A meeting to raise money for combating climate change is scheduled to begin on Wednesday in Egypt with representatives from two dozen African countries and US climate envoy John Kerry.
The three-day conference comes after African officials criticized developed countries for skipping a summit in Rotterdam, the Netherlands, that was meant to help African countries prepare for the effects of climate change.
The key COP27 climate conference will be held in Sharm El-Sheikh in Egypt two months from now.
This week, former UN chief Ban Ki-moon pointed out that only 3% of the world’s CO2 emissions originate from the African continent.
Despite this, African countries are among those most at risk from climate change, especially if droughts and floods get worse.
The forum will be held in Egypt’s New Administrative Capital 50 kilometres (30 miles) east of Cairo.
It seeks to “leverage African leaders’ voices to mobilise greater international support for a green and resilient recovery in Africa,” according to the UN Economic Commission for Africa.
Amina J. Mohamed, the UN’s deputy secretary general, as well as other international organizations, non-governmental organizations, and private businesses will join Kerry at the regional gathering.
As a long-term target to spend $100 billion a year from 2020 on aiding vulnerable states in adapting to climate change remains unmet, funding to help poorer countries reduce their emissions and build their resilience will be a crucial flashpoint at COP27.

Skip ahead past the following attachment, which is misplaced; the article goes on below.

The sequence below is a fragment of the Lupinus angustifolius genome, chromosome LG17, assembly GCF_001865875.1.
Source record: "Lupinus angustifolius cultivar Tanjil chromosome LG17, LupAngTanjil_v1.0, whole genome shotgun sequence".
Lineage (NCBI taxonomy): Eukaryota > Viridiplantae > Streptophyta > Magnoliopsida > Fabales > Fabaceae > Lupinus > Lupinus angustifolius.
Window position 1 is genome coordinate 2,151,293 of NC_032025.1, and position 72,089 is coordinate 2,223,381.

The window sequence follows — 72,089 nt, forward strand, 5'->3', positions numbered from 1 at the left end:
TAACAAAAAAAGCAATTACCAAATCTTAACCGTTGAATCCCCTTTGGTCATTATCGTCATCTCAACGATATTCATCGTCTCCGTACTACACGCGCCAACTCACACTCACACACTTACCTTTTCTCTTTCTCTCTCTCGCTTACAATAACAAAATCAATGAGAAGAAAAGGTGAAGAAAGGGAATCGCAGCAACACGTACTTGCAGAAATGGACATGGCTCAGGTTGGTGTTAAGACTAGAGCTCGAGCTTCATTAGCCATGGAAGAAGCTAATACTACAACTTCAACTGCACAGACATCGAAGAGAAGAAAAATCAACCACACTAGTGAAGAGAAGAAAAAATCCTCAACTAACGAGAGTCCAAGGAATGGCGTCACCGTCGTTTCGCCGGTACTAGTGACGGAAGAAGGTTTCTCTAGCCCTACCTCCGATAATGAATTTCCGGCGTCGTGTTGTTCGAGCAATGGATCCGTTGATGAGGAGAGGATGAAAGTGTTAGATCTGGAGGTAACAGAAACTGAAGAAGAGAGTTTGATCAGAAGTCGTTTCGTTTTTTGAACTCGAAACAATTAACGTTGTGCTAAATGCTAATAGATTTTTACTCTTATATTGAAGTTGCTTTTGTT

The African Union (AU) and the International Monetary Fund (IMF) came together at the summit on Monday in Rotterdam to discuss how to help Africa adapt to the effects of climate change (IMF).
But Senegalese President and AU chief Macky Sall noted with “a touch of bitterness the absence of the leaders of the industrialised world” at that summit, which aimed to raise $250 million in capital.
According to the African Development Bank, the continent will need as much as $1.6 trillion between 2020 and 2030 for its own efforts to limit climate change and to adapt to the adverse impacts that are already apparent.
In late August, Group of 20 climate talks in Bali ended without a joint statement despite host Indonesia warning the world’s leading economies they must act together to combat a warming planet or risk plunging into “uncharted territory”.